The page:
Cell lines and primary peripheral blood mononuclear cell culture

HBE cells, 16HBE14o, were kindly provided by Dr. D.C. Gruenert (University of California, San Francisco, CA) and authenticated by UCSF Office of Technology Management. The expression of SV40 oncoproteins by immunoblotting was tested prior to chemical treatment. HBER cells were generated by introducing an oncogenic allele of H-Ras to HBE cells (24). HBERT-BaP and HBERNT-BaP were generated as described previously (24). Peripheral blood mononuclear cells (PBMC) were isolated from blood by Ficoll-Hypaque (27) and treated with 10 μmol/L BaP for 12, 24, and 48 hours, respectively.

Bisulfite conversion, subcloning, and sequencing

Genomic DNA from cell lines and PBLs of the subjects were extracted with phenol/chloroform mixture. Two micrograms of genomic DNA was denatured by adding freshly prepared 3 mol/L NaOH and transfered to a tube with total volume of 200 μL mixture (pH 5.0) containing freshly prepared 3.1 mol/L sodium bisulfite and 0.5 mmol/L hydroquinone. After mixed and incubated for 12 to 16 hours under mineral at 50°C in the dark, the DNA was purified using the Wizard DNA Clean-Up System (Promega) and eluted in 100 μL of water. Desulfonation was carried out in 0.3 mol/L NaOH solution for 15 minutes at 37°C. The solution was then neutralized by adding 1/10 volume of 3 mol/L sodium acetate (pH 5.3). The DNA was ethanol precipitated, washing in 70% ethanol, and dissolved in 25 μL of sterile water. Sodium bisulfite–modified DNA was used as a template for PCR with the bisulfite-sequencing primers (sequences shown in Supplementary Table S1). The amplification (+150 to +538; transcription starting site, +1 or −1; Fig. 1) of the 389-bp fragment containing 150-bp MSP amplicon (+229 to +378) reported by several studies (28–30). The amplification annealing conditions were 60°C. The PCR products were purified by Gel Extraction Kit (Qiagen) and subcloned into a pMD19-T vector. Eight clones from each human sample and 10 clones for each cell line were selected for sequencing with M13 primers using an ABI BigDye Terminator Cycle Sequencing Kit (BigDye Terminator v3.1 K) on a 3130 ABI 96-capillary sequencer systems equipped with capillaries of 36 cm separation length.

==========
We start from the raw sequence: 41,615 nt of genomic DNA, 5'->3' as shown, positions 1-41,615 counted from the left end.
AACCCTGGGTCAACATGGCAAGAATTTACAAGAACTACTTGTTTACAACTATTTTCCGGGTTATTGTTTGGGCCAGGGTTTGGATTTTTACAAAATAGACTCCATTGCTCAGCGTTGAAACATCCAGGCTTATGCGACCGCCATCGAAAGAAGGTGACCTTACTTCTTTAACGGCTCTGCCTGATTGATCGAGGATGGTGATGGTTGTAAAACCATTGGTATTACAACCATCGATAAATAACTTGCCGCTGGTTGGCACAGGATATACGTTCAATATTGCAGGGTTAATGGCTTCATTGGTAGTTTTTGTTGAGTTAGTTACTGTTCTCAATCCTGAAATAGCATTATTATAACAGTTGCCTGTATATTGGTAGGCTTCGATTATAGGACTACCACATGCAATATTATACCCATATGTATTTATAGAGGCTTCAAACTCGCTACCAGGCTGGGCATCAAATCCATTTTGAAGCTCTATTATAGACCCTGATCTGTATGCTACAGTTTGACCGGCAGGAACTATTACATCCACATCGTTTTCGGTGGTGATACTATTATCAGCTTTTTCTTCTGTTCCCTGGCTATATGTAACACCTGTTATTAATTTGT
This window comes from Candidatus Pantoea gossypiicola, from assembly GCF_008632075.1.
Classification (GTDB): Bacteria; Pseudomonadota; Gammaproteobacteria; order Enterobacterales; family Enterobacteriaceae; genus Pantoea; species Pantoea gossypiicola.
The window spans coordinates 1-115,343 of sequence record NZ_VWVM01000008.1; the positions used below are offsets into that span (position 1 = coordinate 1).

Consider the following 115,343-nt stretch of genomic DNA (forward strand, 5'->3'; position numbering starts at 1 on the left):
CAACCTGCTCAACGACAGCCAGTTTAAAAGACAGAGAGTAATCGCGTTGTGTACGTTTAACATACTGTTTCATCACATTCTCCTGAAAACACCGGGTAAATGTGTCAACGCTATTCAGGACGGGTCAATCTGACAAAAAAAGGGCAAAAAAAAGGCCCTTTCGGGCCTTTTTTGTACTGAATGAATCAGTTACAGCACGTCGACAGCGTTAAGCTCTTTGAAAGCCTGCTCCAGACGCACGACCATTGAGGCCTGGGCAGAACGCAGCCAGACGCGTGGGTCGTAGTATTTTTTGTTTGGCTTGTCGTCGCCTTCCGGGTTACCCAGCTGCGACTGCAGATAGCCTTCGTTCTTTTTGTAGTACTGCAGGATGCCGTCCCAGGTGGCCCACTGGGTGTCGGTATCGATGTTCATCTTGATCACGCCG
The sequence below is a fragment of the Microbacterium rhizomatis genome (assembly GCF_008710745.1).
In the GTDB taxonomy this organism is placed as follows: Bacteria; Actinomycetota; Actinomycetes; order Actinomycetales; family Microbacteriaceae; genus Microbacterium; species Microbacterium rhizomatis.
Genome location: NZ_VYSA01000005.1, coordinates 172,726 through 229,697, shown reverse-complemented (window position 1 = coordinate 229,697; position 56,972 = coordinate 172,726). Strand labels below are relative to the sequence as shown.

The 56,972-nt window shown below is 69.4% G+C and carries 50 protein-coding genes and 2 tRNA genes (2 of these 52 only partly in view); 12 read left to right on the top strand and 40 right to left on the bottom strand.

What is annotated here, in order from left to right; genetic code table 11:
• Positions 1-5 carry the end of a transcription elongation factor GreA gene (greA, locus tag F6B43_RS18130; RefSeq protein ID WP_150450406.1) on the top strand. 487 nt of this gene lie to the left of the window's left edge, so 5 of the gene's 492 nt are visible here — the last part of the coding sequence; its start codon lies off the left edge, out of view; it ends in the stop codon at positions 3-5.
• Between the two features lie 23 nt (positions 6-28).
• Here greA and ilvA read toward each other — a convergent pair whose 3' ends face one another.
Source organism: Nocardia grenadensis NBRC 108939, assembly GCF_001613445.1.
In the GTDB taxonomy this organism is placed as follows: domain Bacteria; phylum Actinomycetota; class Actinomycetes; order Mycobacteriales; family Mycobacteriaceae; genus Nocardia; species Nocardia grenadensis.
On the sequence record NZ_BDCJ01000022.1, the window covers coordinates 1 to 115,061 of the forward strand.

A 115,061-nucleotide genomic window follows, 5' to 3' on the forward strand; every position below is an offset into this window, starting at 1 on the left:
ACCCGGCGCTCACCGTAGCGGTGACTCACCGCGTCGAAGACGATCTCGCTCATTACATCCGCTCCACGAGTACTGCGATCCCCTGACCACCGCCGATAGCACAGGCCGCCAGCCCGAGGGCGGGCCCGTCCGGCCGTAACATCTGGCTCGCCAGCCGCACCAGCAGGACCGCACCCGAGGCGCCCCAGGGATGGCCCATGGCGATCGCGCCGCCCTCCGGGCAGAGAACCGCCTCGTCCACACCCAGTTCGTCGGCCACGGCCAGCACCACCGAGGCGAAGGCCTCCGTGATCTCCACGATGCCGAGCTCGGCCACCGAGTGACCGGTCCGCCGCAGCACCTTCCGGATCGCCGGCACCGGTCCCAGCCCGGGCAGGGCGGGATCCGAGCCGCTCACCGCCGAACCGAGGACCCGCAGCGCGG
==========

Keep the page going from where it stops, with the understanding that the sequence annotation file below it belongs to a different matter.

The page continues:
MethyLight analysis